Understanding the New Alliance Initiative with Victor Mponda-Banda
Updated: Apr 20, 2018
In an interview with The Times, our Associate Consultant, Victor Mponda-Banda discusses the New Alliance for Food Security and Nutrition project.
Some members of the private sector have raised concerns that the government is not doing enough to enact policies and legislation that would enable the private sector to thrive. Victor Mponda-Banda is the coordinator of the New Alliance for Food Security and Nutrition under the Ministry of Agriculture, Irrigation and Water Development. In this interview with Grace Thipa, he highlights some of the policy reforms under the New Alliance initiative that will spur private sector development ;
Malawi is once of the 10 countries under the New Alliance Partnership. Given is a background to this initiative and the role of the compact in driving private sector growth.
The beginning of the New Alliance for Food Security and Nutrition can be traced to the G8 Camp David Summit of May 2012, where G8, under the American leadership in the Obama administration and African leaders, committed to the next phase (hence New Alliance) of shared commitment to achieving global food security. That was the start of the New Alliance and they made a shared commitment to achieve sustained and inclusive agricultural growth with a target of raising 50 million people in Africa out of poverty between 2012 and 2022. They basically agreed on three things:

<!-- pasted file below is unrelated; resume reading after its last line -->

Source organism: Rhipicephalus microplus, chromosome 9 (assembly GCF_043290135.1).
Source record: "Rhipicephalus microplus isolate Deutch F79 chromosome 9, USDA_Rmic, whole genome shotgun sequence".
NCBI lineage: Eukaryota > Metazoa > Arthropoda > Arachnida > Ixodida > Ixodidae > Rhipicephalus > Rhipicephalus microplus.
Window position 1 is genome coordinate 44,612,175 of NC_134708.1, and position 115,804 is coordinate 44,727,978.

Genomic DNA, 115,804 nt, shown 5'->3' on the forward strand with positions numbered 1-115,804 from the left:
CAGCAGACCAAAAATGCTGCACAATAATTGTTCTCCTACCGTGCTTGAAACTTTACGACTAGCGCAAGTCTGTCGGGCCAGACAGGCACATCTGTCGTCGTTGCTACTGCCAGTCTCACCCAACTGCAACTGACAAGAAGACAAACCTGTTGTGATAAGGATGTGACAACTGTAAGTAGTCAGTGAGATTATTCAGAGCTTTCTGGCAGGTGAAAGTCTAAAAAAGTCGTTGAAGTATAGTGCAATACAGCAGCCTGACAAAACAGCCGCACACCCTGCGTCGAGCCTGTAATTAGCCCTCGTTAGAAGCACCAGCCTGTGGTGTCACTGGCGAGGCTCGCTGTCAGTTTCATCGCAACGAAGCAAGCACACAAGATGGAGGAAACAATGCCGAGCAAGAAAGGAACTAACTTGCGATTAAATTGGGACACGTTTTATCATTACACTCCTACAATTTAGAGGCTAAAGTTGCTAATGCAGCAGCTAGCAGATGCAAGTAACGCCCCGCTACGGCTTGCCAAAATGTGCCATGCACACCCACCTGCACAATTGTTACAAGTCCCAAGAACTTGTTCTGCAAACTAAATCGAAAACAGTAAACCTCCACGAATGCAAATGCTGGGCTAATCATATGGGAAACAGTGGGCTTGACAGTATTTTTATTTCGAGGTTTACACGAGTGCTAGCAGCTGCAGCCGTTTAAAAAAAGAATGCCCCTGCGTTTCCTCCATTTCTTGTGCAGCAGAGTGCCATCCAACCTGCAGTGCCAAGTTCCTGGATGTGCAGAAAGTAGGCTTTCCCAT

i) to increase responsible domestic and foreign private investment into African agriculture
ii) to take innovations that can enhance agricultural productivity
iii) to reduce the risk borne by vulnerable communities.
Malawi joined the compact in June 2013 alongside Benin and Nigeria. The other countries are Ethiopia, Tanzania, Mozambique, Ghana, Burkina Faso, Senegal and Ivory Coast. There are currently 15 policy commitments for Malawi. On the other hand, development partners have made commitments towards supporting the policy reform process.
The Ministry of Agriculture, Irrigation and Water Development is the lead ministry and the EU is currently the lead development partner in Malawi. The private sector companies have expressed investment intentions through Letters of Intent - currently there are 22 companies according to Grow Africa, a Nepad institution, who were charged by the African Union Commission with the responsibility of mobilising private sector.
It has ben five years since Malawi joined the New Alliance Partnership, has there been any impact?
Indeed, we are in the fifth year, and we have made progress against challenges as the journey continues. We notably have the National Agriculture Policy, the Industry Policy, the Trade Policy, the new Land Law, the Contract Farming Strategy. Other Important pieces of policy reforms are at advanced stages of the review process eg the National Fertiliser Policy, the Seed Policy and legislation. The real work, however, is in the implementation of these instruments but a stage has been set to move forward.
Are there unique challenges that you have had to deal with, then in what way has these affected progress?
The policy reform process can sometimes be protracted and complicated. This does not augur well with the private sector who value a sense of time and predictability in their investment planning and execution. Private sector players loathe bureaucratic red-tape. We, therefore, have to deal with loss of interest and confidence in the Compact owing to slow progress on some reform areas. Another aspect has been the weaknesses in the design of the Compact for instance, the mode of engaging private sector through Letters of Intent on their investment intentions.